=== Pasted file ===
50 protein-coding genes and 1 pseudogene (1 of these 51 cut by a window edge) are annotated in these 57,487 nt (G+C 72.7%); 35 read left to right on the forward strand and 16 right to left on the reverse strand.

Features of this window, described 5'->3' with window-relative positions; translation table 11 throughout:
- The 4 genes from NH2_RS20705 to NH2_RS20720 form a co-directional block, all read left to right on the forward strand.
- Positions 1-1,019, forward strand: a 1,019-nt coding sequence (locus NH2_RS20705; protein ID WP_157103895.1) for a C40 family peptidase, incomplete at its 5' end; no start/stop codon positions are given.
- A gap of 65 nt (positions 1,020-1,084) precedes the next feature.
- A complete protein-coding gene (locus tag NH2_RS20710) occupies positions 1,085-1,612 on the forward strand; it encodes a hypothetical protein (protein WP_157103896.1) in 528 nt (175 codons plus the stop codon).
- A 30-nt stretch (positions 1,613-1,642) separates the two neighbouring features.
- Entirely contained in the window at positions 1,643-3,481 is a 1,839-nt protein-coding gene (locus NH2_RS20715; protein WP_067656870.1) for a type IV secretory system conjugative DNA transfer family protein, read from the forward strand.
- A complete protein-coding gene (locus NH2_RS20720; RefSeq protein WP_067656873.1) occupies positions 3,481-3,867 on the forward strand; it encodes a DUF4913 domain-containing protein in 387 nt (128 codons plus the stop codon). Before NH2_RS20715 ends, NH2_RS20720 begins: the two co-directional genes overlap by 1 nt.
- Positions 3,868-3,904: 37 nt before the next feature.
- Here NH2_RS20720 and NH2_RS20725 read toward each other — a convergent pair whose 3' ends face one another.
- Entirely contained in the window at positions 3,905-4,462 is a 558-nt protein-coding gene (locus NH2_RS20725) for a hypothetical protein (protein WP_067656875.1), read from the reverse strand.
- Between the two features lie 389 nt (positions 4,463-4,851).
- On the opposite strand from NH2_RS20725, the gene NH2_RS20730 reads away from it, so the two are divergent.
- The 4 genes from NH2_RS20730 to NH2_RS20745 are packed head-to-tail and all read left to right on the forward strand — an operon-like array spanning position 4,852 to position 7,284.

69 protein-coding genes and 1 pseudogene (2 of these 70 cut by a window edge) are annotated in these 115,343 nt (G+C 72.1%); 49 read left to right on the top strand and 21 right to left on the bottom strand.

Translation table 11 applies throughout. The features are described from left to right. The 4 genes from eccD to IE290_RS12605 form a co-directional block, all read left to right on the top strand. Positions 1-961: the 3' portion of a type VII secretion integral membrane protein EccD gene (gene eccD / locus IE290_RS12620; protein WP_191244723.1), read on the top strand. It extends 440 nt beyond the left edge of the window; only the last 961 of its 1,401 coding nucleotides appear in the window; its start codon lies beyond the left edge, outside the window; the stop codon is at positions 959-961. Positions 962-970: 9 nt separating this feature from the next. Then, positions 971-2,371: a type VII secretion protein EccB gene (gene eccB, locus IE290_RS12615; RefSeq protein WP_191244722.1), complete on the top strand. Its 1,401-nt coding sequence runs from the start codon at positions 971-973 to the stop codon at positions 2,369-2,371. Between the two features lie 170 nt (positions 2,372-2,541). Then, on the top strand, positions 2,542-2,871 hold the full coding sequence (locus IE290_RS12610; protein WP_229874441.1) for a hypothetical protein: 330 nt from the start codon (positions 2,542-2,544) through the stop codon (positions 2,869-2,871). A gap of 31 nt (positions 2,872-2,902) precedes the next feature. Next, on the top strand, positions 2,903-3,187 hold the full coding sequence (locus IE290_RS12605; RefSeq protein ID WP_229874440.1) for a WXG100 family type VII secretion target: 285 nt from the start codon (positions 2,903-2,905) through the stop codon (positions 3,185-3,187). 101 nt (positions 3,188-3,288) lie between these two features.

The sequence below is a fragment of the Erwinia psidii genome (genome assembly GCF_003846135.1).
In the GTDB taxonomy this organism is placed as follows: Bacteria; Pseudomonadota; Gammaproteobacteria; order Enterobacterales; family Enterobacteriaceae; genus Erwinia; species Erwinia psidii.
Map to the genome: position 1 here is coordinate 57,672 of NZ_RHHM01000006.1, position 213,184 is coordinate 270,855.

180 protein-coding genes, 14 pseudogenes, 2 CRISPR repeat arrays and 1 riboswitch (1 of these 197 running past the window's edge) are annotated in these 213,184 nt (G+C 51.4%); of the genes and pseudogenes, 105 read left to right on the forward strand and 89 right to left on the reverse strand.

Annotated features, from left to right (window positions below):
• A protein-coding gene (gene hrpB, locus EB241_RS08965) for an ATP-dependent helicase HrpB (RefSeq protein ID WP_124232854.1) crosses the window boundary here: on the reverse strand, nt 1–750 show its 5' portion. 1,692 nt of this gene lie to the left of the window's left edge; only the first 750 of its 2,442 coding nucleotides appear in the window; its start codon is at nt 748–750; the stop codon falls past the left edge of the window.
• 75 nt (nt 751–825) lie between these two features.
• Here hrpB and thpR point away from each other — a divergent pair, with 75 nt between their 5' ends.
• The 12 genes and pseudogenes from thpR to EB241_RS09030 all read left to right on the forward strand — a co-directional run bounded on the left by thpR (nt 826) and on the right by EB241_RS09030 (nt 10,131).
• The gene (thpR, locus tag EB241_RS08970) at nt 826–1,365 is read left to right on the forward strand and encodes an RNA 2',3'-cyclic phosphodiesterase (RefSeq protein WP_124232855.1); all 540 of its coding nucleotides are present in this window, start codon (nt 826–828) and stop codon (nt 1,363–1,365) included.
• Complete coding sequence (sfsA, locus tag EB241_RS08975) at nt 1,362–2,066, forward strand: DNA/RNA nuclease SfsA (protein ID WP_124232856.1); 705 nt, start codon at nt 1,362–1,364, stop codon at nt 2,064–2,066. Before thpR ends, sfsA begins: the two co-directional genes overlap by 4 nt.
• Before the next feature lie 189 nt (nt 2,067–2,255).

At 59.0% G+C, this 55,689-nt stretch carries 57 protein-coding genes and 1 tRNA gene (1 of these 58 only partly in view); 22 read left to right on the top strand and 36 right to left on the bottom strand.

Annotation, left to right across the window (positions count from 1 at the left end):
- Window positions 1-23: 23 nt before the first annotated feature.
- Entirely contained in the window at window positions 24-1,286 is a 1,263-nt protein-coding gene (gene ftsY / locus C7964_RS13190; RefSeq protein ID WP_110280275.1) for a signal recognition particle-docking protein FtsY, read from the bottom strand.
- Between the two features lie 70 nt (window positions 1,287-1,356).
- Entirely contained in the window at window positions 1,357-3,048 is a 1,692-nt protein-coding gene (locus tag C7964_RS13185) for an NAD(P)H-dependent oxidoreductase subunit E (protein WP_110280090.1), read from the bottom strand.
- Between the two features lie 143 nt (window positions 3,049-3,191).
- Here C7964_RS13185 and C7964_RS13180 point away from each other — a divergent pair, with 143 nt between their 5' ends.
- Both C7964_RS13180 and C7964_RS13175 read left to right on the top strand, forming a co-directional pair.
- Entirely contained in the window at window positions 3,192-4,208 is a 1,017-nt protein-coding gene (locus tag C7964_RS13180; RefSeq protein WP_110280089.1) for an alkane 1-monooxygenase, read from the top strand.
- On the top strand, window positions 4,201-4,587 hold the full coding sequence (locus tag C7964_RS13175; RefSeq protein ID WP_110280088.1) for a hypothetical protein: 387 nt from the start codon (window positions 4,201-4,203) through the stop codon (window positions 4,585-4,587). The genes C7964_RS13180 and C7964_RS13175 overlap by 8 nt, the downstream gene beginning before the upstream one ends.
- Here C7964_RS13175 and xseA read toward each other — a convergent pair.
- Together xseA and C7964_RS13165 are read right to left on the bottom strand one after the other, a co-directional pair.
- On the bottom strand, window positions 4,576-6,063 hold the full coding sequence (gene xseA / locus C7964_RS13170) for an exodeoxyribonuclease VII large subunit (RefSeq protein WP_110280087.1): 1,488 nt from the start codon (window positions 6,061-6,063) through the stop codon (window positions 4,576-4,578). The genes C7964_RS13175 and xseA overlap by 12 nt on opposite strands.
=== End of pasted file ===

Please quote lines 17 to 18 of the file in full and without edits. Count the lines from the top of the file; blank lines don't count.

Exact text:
Translation table 11 applies throughout. The features are described from left to right. The 4 genes from eccD to IE290_RS12605 form a co-directional block, all read left to right on the top strand. Positions 1-961: the 3' portion of a type VII secretion integral membrane protein EccD gene (gene eccD / locus IE290_RS12620; protein WP_191244723.1), read on the top strand. It extends 440 nt beyond the left edge of the window; only the last 961 of its 1,401 coding nucleotides appear in the window; its start codon lies beyond the left edge, outside the window; the stop codon is at positions 959-961. Positions 962-970: 9 nt separating this feature from the next. Then, positions 971-2,371: a type VII secretion protein EccB gene (gene eccB, locus IE290_RS12615; RefSeq protein WP_191244722.1), complete on the top strand. Its 1,401-nt coding sequence runs from the start codon at positions 971-973 to the stop codon at positions 2,369-2,371. Between the two features lie 170 nt (positions 2,372-2,541). Then, on the top strand, positions 2,542-2,871 hold the full coding sequence (locus IE290_RS12610; protein WP_229874441.1) for a hypothetical protein: 330 nt from the start codon (positions 2,542-2,544) through the stop codon (positions 2,869-2,871). A gap of 31 nt (positions 2,872-2,902) precedes the next feature. Next, on the top strand, positions 2,903-3,187 hold the full coding sequence (locus IE290_RS12605; RefSeq protein ID WP_229874440.1) for a WXG100 family type VII secretion target: 285 nt from the start codon (positions 2,903-2,905) through the stop codon (positions 3,185-3,187). 101 nt (positions 3,188-3,288) lie between these two features.

The sequence below is a fragment of the Erwinia psidii genome (genome assembly GCF_003846135.1).